Blackbird teams reached the summit of Mt Shuksan on Monday after climbing the Fisher Chimneys and Southeast Ridge. Led by guides Zeb Blais and Brandon Seymore, the climb went smoothly with fit climbers, excellent weather and great route conditions. The final push up the summit pyramid by the Southeast Ridge added some excitement for our climbers!
Getting ready to start the hike into the Fisher Chimneys on Mount Shuksan from the Lake Ann Trailhead. Photo: Brandon Seymore.
We began our 3-day climb early to avoid the heat of the day. Our fit team made great time to Swift Creek, Lake Ann, up the Fisher Chimneys to Winnies Slide Camp where we were able to relax and enjoy the incredible views of the Upper Curtis Glacier, Hells Highway and the summit pyramid of Mount Shuksan. This also allowed us to take advantage of the hot sun and dry our boots and clothes.
Conditions have changed quickly in the last couple of weeks, and it was amazing to see how much snow had melted. Between Lake Ann and the Fisher Chimneys, there were only 4 snow patches remaining. The first was at the steep rock step well before the Chimneys just after the entrance to the North Cascades National Park. This thick blob of snow guarding the entrance to the steep rock and trail above is still 15+ feet thick and is dangerously undercut in areas - approach the edge with caution!
Brandon short roping the short 3rd/4th class step just above the first patch of snow. Above the snow, the trail steepens, leading to the talus field holding the next 3 snow patches and the entrance to the Fisher Chimneys. Photo: Zeb Blais.
The next 3 patches of snow are on the talus field just before the entrance to the Fisher Chimneys. Depending on timing and weather, it's pretty reasonable to cross these snow patches without crampons as they are short and low angle. Often, these patches can be hollow with the hot rocks melting out the snowpack from below, so use caution here as well.
Heading towards the entrance to the Fisher Chimneys on Mount Shuksan, with the last snow before Winnies Slide shown. Photo: Zeb Blais.
The Fisher Chimneys themselves are fully clear of snow and the step down onto the White Salmon Glacier is getting bigger by the day. It is still really easy to manage, with a 15' 3rd class downclimb to the snow, a small step across to the glacier and no overhanging snow to gain the ten feet back up to the glacier.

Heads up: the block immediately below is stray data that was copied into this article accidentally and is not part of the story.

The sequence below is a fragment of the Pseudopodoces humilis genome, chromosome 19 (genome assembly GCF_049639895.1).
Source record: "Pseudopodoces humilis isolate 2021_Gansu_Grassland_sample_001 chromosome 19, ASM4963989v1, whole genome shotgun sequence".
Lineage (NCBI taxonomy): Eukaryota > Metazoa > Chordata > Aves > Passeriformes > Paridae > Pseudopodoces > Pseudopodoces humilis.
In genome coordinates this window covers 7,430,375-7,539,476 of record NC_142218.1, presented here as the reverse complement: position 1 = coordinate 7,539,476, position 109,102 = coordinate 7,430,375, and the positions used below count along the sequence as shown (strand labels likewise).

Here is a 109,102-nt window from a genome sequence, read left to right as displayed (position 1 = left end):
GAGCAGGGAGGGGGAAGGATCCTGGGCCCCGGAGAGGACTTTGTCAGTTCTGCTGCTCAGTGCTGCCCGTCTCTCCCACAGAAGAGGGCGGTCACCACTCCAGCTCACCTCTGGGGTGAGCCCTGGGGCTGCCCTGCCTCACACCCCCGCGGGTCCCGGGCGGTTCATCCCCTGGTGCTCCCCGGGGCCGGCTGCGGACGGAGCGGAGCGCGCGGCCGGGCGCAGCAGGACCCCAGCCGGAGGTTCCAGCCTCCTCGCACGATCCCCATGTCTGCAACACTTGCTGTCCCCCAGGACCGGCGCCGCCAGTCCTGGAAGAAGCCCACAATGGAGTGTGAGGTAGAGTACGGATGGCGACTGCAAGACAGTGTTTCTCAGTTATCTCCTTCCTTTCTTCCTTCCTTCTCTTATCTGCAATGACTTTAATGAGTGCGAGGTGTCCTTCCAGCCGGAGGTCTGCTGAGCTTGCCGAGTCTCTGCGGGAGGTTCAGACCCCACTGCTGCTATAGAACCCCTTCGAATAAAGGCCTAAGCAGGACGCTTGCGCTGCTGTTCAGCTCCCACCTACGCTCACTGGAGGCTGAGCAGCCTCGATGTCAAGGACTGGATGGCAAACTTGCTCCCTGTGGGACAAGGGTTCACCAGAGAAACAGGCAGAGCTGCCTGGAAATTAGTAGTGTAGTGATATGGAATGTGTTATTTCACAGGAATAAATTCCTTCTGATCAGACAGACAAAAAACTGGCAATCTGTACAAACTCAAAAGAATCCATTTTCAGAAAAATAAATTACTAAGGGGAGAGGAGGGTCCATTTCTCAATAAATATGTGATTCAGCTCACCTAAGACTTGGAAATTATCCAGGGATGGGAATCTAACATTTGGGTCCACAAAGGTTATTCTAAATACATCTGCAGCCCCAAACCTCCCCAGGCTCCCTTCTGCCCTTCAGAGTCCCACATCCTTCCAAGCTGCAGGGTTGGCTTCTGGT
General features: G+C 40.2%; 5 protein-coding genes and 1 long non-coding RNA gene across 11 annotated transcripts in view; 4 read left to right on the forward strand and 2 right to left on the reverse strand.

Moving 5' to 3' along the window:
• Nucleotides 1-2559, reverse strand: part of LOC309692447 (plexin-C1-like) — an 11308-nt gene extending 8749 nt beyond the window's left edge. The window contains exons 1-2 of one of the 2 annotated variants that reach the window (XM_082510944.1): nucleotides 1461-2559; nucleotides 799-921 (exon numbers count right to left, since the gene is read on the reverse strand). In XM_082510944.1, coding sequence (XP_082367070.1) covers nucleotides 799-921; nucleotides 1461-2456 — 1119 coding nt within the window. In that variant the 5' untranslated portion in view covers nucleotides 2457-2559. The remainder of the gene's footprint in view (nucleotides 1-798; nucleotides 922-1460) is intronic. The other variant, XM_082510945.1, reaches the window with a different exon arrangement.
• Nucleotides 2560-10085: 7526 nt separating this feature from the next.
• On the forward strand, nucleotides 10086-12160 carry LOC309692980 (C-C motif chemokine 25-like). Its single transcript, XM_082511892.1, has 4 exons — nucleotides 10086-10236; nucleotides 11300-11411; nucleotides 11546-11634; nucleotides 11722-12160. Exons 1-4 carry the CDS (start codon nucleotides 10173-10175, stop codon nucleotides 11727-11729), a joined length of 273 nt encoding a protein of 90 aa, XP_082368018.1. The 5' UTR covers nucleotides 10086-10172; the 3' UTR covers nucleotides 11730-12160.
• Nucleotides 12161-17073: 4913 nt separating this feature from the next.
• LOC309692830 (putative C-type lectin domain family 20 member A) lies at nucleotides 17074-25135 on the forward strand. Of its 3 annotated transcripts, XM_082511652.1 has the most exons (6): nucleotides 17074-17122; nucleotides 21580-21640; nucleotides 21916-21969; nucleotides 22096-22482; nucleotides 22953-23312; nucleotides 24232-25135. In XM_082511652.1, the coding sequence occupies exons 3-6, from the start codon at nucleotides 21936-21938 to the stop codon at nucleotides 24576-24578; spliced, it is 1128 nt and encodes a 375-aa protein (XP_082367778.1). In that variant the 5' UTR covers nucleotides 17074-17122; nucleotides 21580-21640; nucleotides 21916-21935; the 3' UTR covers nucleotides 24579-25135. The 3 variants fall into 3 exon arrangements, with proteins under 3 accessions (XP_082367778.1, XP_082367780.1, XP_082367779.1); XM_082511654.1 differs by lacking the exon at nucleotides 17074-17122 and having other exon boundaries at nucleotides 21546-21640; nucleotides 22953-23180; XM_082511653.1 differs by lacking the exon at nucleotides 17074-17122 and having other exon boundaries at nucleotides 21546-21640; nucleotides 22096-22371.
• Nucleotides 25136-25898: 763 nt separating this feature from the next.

Camp at Winnies Slide on Mount Shuksan. Mount Baker is shown in the background. Photo: Zeb Blais.
Winnies Slide was still holding fairly soft snow with big bucket steps kicked into it. The snow here is beginning to consolidate, especially in the steepest part of the pitch, but there are probably a couple more weeks of soft snow before it starts to really settle to alpine ice.
Winnies Slide is still packed with plenty of soft snow and should stay that way for a couple more weeks at least. Photo: Zeb Blais.
Crevasses on the Upper Curtis glacier are starting to melt out, but travel is very direct and snow bridges still look very strong. Toward the Hells Highway side of the glacier, stick close to the rock cliffs to avoid developing crevasse hazard.
Hells Highway is in very similar shape to Winnies Slide: plenty of soft snow still. Snow at the top of the slide is firm enough to need a hammer to get a standard picket to full depth (or whack the heck out of it with a steel adze).
The Sulphide Glacier is starting to show some sags, indicating that snow bridges are beginning to weaken and creep. Given that it's nearly mid-August, it is in incredible shape and the route is very direct to the summit pyramid.
With the exception of 100' of snow in the middle of the pyramid it is still easy to avoid. On the descent a 30m rappel will get you to within 15-20' of the rock below, which allows you to avoid putting on crampons when the snow is soft.
With the exception of 100' of snow in the middle of the pyramid it is still easy to avoid. On the descent a 30m rappel will get you to within 15-20' of the rock below, which allows you to avoid putting on crampons when the snow is soft. Current conditions are still snowy in the middle of the gully, but the snow is easy enough to avoid on the ascent if you can climb the 4th class rock on the left side of the gully. This requires a few more moves than going up the center of the gully (where the snow is) but is still pretty reasonable climbing.
To avoid the snow completely, the other option is to ascend the Southeast Ridge. Adding a bit of difficulty, the Southeast Ridge is a fun option that is much more aesthetic than the gully. The hardest moves are difficult to protect, but in the 5.3 range.
If you're looking for an incredible adventure that includes easy rock, steep snow and glacier climbing, the Fisher Chimneys route can't be beat! Reach out to climb Mt Shuksan with us!